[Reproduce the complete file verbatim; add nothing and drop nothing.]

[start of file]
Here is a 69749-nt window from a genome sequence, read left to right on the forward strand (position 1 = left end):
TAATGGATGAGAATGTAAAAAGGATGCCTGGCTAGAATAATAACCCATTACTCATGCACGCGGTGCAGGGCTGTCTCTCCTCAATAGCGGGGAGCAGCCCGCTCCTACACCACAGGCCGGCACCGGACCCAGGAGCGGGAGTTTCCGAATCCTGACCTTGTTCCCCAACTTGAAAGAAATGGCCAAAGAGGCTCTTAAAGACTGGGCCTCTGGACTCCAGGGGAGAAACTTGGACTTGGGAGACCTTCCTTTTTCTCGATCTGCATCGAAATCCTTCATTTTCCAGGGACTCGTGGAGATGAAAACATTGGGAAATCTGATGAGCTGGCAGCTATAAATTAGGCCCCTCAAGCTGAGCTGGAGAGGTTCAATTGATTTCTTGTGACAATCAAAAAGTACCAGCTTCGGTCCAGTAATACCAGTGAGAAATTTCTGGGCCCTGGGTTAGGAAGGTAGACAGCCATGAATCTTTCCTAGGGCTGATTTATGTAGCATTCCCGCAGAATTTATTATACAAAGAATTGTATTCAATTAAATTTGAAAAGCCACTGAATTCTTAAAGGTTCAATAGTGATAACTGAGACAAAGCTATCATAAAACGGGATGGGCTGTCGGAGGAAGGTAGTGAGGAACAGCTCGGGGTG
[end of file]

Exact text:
Here is a 69749-nt window from a genome sequence, read left to right on the forward strand (position 1 = left end):
TAATGGATGAGAATGTAAAAAGGATGCCTGGCTAGAATAATAACCCATTACTCATGCACGCGGTGCAGGGCTGTCTCTCCTCAATAGCGGGGAGCAGCCCGCTCCTACACCACAGGCCGGCACCGGACCCAGGAGCGGGAGTTTCCGAATCCTGACCTTGTTCCCCAACTTGAAAGAAATGGCCAAAGAGGCTCTTAAAGACTGGGCCTCTGGACTCCAGGGGAGAAACTTGGACTTGGGAGACCTTCCTTTTTCTCGATCTGCATCGAAATCCTTCATTTTCCAGGGACTCGTGGAGATGAAAACATTGGGAAATCTGATGAGCTGGCAGCTATAAATTAGGCCCCTCAAGCTGAGCTGGAGAGGTTCAATTGATTTCTTGTGACAATCAAAAAGTACCAGCTTCGGTCCAGTAATACCAGTGAGAAATTTCTGGGCCCTGGGTTAGGAAGGTAGACAGCCATGAATCTTTCCTAGGGCTGATTTATGTAGCATTCCCGCAGAATTTATTATACAAAGAATTGTATTCAATTAAATTTGAAAAGCCACTGAATTCTTAAAGGTTCAATAGTGATAACTGAGACAAAGCTATCATAAAACGGGATGGGCTGTCGGAGGAAGGTAGTGAGGAACAGCTCGGGGTG